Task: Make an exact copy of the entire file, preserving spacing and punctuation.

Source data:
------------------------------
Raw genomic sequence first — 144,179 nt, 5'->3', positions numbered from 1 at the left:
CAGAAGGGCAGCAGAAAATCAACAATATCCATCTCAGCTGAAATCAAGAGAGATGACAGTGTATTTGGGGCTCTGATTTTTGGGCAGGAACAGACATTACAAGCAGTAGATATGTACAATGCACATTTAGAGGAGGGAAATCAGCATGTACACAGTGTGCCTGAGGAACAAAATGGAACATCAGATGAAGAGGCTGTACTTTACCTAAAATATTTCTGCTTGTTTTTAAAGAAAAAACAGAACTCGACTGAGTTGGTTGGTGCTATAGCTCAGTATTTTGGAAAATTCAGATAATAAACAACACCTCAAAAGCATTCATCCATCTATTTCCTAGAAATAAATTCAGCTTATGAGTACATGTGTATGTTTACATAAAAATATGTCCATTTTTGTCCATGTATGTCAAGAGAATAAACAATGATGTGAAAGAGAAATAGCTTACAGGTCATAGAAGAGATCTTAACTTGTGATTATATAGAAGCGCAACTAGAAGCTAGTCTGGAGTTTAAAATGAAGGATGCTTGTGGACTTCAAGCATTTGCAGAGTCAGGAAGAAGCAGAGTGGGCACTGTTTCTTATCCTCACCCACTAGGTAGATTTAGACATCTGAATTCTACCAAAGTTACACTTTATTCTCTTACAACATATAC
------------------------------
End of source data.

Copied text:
Raw genomic sequence first — 144,179 nt, 5'->3', positions numbered from 1 at the left:
CAGAAGGGCAGCAGAAAATCAACAATATCCATCTCAGCTGAAATCAAGAGAGATGACAGTGTATTTGGGGCTCTGATTTTTGGGCAGGAACAGACATTACAAGCAGTAGATATGTACAATGCACATTTAGAGGAGGGAAATCAGCATGTACACAGTGTGCCTGAGGAACAAAATGGAACATCAGATGAAGAGGCTGTACTTTACCTAAAATATTTCTGCTTGTTTTTAAAGAAAAAACAGAACTCGACTGAGTTGGTTGGTGCTATAGCTCAGTATTTTGGAAAATTCAGATAATAAACAACACCTCAAAAGCATTCATCCATCTATTTCCTAGAAATAAATTCAGCTTATGAGTACATGTGTATGTTTACATAAAAATATGTCCATTTTTGTCCATGTATGTCAAGAGAATAAACAATGATGTGAAAGAGAAATAGCTTACAGGTCATAGAAGAGATCTTAACTTGTGATTATATAGAAGCGCAACTAGAAGCTAGTCTGGAGTTTAAAATGAAGGATGCTTGTGGACTTCAAGCATTTGCAGAGTCAGGAAGAAGCAGAGTGGGCACTGTTTCTTATCCTCACCCACTAGGTAGATTTAGACATCTGAATTCTACCAAAGTTACACTTTATTCTCTTACAACATATAC